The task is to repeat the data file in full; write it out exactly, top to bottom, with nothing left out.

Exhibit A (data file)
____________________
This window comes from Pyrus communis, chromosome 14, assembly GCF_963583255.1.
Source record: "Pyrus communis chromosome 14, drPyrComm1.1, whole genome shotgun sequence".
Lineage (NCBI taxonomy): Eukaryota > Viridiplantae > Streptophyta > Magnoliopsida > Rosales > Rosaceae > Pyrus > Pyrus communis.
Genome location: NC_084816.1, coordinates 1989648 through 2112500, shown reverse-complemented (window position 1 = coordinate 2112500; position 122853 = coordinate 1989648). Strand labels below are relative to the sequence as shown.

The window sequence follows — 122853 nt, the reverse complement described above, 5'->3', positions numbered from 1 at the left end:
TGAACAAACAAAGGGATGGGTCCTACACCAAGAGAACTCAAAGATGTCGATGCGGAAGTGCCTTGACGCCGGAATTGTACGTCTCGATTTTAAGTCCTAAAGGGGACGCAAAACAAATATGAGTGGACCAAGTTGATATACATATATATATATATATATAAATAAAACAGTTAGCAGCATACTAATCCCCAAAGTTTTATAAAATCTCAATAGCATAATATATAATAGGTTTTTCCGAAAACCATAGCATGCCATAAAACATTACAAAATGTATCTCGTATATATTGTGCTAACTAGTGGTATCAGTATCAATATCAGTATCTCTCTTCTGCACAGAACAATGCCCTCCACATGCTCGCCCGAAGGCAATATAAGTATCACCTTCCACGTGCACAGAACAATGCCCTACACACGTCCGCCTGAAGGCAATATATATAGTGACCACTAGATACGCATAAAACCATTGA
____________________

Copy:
This window comes from Pyrus communis, chromosome 14, assembly GCF_963583255.1.
Source record: "Pyrus communis chromosome 14, drPyrComm1.1, whole genome shotgun sequence".
Lineage (NCBI taxonomy): Eukaryota > Viridiplantae > Streptophyta > Magnoliopsida > Rosales > Rosaceae > Pyrus > Pyrus communis.
Genome location: NC_084816.1, coordinates 1989648 through 2112500, shown reverse-complemented (window position 1 = coordinate 2112500; position 122853 = coordinate 1989648). Strand labels below are relative to the sequence as shown.

The window sequence follows — 122853 nt, the reverse complement described above, 5'->3', positions numbered from 1 at the left end:
TGAACAAACAAAGGGATGGGTCCTACACCAAGAGAACTCAAAGATGTCGATGCGGAAGTGCCTTGACGCCGGAATTGTACGTCTCGATTTTAAGTCCTAAAGGGGACGCAAAACAAATATGAGTGGACCAAGTTGATATACATATATATATATATATATAAATAAAACAGTTAGCAGCATACTAATCCCCAAAGTTTTATAAAATCTCAATAGCATAATATATAATAGGTTTTTCCGAAAACCATAGCATGCCATAAAACATTACAAAATGTATCTCGTATATATTGTGCTAACTAGTGGTATCAGTATCAATATCAGTATCTCTCTTCTGCACAGAACAATGCCCTCCACATGCTCGCCCGAAGGCAATATAAGTATCACCTTCCACGTGCACAGAACAATGCCCTACACACGTCCGCCTGAAGGCAATATATATAGTGACCACTAGATACGCATAAAACCATTGA